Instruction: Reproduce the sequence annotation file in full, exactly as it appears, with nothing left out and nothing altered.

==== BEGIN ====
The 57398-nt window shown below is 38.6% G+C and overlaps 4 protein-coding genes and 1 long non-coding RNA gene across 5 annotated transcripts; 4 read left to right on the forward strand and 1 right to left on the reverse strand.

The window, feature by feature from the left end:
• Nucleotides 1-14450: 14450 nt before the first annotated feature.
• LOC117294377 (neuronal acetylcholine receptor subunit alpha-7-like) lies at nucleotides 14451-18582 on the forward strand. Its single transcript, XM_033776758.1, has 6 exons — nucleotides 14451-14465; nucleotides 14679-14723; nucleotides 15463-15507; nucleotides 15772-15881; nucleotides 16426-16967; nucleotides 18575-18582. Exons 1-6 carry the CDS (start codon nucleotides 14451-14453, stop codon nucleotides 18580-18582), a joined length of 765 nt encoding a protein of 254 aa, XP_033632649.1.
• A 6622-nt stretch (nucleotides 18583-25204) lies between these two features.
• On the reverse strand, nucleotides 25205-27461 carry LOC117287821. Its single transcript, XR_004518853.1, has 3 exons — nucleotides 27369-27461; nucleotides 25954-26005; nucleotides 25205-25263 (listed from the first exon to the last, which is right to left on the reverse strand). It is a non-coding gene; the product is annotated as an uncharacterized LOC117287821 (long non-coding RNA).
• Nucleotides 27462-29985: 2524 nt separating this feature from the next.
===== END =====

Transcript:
The 57398-nt window shown below is 38.6% G+C and overlaps 4 protein-coding genes and 1 long non-coding RNA gene across 5 annotated transcripts; 4 read left to right on the forward strand and 1 right to left on the reverse strand.

The window, feature by feature from the left end:
• Nucleotides 1-14450: 14450 nt before the first annotated feature.
• LOC117294377 (neuronal acetylcholine receptor subunit alpha-7-like) lies at nucleotides 14451-18582 on the forward strand. Its single transcript, XM_033776758.1, has 6 exons — nucleotides 14451-14465; nucleotides 14679-14723; nucleotides 15463-15507; nucleotides 15772-15881; nucleotides 16426-16967; nucleotides 18575-18582. Exons 1-6 carry the CDS (start codon nucleotides 14451-14453, stop codon nucleotides 18580-18582), a joined length of 765 nt encoding a protein of 254 aa, XP_033632649.1.
• A 6622-nt stretch (nucleotides 18583-25204) lies between these two features.
• On the reverse strand, nucleotides 25205-27461 carry LOC117287821. Its single transcript, XR_004518853.1, has 3 exons — nucleotides 27369-27461; nucleotides 25954-26005; nucleotides 25205-25263 (listed from the first exon to the last, which is right to left on the reverse strand). It is a non-coding gene; the product is annotated as an uncharacterized LOC117287821 (long non-coding RNA).
• Nucleotides 27462-29985: 2524 nt separating this feature from the next.